Tag Archives: wealth

Status anxiety and a spiritual life

There are a lot of things I am not, which sometimes bothers me. I’m not, economically speaking a very successful author – not a best seller for my publisher, not a big name in my field. I’m one of those people who goes in to make up the bulk of a movement, the crest of a wave someone else will ride on to far more glorious effect. History is full of us. We provide momentum for movements, we underpin change but individually, we are entirely forgettable.

Like a lot of people, I fret about how other people see me. I fret about issues of success, and status. For me this often includes a fair amount of angst over not being intellectual enough. It’s not been an easy process for me, coming to terms with the facts here. It’s been evident for a lot of years that at no point would I go back to formal study. I can’t afford it and I do not think I could take the pressure. The more I watch those who can, and the more I read, the more evident it is to me that I just don’t have the right kind of mind for this sort of thing. I don’t have the discipline, or much inclination to cultivate it.

The desire to be able to do this, or be seen as a certain sort of person has everything to do, in my case, with a desire to be taken seriously, and that’s really all there is to it. I associate academic status with credibility, and being taken seriously, which in turn would seem to validate the process of writing, and the time spent on it. Fame and money have similar, validating potential. There’s an illusion in here about achieving the kind of status that would stop the people who habitually put me down from doing that, but I’ve started to notice that anything I achieve seems to cause a devaluing of the thing in certain quarters, not an improved valuing of me. There are games I do not get to win.

It’s a very easy game to play with yourself, too. Set up a distant goal, a really tricky hoop to jump through, a magic point of achievement that will validate you. When I get there, then I will be ok. Then they will accept me and take me seriously and be nicer to me. Then I won’t have to feel all the put downs and humiliations I’ve been lugging around for all this time. Get the right job, achieve the right income level, raise the perfect child, become massively famous, save the world… And somehow all you ever get to do is run, not arrive.

Most of us will not be wildly successful, heroic, wealthy, famous or important in any of the ways we might want to be. It does not help that we have a culture where celebrity is some kind of holy grail, and ‘ordinary’ is tantamount to an insult. We prioritise the feats of the few whose names we can remember, and the vast majority of people, slogging away as best they can, are slightly invisible.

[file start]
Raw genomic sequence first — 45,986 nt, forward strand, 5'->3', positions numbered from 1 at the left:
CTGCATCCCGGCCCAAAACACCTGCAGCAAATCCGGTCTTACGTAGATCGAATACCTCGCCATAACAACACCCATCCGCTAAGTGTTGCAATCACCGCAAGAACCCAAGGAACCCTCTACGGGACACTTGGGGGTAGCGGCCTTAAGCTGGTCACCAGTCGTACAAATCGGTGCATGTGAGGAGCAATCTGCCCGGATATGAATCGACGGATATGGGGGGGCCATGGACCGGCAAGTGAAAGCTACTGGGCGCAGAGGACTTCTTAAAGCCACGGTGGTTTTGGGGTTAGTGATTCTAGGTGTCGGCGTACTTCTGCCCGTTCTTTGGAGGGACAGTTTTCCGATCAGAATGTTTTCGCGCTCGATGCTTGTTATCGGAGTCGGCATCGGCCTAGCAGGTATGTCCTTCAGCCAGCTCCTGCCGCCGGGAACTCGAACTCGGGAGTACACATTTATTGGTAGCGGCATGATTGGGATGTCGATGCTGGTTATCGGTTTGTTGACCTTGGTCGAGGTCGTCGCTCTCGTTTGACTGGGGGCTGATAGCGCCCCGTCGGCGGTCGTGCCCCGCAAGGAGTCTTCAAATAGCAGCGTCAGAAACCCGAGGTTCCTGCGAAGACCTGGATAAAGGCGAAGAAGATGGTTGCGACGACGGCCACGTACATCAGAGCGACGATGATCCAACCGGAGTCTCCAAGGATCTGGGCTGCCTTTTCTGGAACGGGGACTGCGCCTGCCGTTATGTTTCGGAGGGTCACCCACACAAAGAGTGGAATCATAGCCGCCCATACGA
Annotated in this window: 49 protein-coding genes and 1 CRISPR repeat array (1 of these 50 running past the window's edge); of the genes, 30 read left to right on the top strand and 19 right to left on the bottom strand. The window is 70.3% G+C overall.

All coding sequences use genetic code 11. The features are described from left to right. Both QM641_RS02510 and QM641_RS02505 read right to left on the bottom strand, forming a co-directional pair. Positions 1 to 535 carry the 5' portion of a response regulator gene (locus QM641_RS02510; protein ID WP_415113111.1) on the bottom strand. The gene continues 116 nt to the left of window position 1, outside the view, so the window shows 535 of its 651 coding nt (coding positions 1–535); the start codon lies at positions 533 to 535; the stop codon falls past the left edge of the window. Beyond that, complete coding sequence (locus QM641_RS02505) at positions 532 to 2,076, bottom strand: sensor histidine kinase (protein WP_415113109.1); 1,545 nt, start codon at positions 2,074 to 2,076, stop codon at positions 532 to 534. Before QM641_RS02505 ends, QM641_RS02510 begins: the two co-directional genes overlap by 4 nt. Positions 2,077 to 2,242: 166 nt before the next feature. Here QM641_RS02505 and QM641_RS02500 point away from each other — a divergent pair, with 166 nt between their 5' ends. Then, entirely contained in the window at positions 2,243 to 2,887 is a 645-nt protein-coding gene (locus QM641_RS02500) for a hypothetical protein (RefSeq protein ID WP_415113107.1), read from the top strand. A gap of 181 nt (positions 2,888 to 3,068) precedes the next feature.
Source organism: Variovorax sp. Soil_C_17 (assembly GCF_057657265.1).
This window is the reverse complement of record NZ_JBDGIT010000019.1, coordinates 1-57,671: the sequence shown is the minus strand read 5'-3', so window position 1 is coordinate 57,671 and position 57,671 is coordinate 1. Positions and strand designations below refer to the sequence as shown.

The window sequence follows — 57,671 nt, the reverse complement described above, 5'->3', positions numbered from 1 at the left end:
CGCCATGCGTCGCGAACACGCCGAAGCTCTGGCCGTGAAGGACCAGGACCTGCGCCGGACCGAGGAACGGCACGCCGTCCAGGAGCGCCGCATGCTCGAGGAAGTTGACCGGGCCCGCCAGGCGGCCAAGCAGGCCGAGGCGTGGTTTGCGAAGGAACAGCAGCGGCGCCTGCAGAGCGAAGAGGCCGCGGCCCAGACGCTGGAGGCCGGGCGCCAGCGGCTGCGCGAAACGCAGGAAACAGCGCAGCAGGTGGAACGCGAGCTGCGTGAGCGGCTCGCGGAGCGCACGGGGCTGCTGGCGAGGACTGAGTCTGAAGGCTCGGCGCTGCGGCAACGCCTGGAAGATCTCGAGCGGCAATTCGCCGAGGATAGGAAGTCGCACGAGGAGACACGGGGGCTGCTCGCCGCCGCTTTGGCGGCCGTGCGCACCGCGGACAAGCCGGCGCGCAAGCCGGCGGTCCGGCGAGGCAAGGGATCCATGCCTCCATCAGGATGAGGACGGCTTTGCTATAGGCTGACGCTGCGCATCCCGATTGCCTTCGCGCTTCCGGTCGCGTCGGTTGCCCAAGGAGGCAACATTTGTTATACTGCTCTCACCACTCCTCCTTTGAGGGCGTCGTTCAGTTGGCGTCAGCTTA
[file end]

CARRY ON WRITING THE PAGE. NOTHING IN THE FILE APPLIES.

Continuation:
Spiritual paths will often tell us that we shouldn’t care about these things – fame, wealth, status etc are trappings of the world, traps, dead ends. Pulled by this in one direction and by massive cultural pressure to strive and feel like a failure in the other, the results can be untidy to say the least. If I’ve learned anything in recent years, it’s that ‘you shouldn’t feel this way’ is the least helpful advice. I also wonder, because I’m cynical, what exactly to make of people who are making a lot of money and achieving fame as spiritual leaders and gurus who cheerfully dole out the message that the rest of us should focus on our spiritual lives and not worry about all the things they have accumulated. That can just create a new set of status goals, as you strive to be the best Druid, do the most meditation, have the best wand, or whatever becomes the substitute.

I should not worry about wealth, fame, power or worldly status because the famous guru I just paid a lot of money to said so?

We all seek validation, one way or another. We all measure ourselves. I wonder if the answer might be to support each other in finding some better and more available yardsticks, praising each other for what we can do, for what goes well, for modest success, and taking down the impossible goal posts for each other, so as to come up with a more sane culture.


Who owns the land?

Owning the land tends to equate to owning any resources in the land – minerals and water most especially. Thus the ‘right’ to control resources that everyone depends on, is not equally distributed. As Nestle push to own water, and fracking poisons water for many, the question of ownership is especially pertinent at the moment.

It’s worth thinking about how land ownership comes to exist. How do people obtain the resources to buy large tracts of land? And however many times the land has changed hands, the history of ownership comes back to violence. In Europe that tends to mean kings, feudalism, conquest, and in many parts of the world it means the violence of colonialism, the forced taking of land from its indigenous people and all that has flowed from that. Go back far enough in history and no one owned land. The idea of kingdoms, and the idea of big kingdoms and control of vast land areas, is more recent. How many people own land because their ancestors took it by force?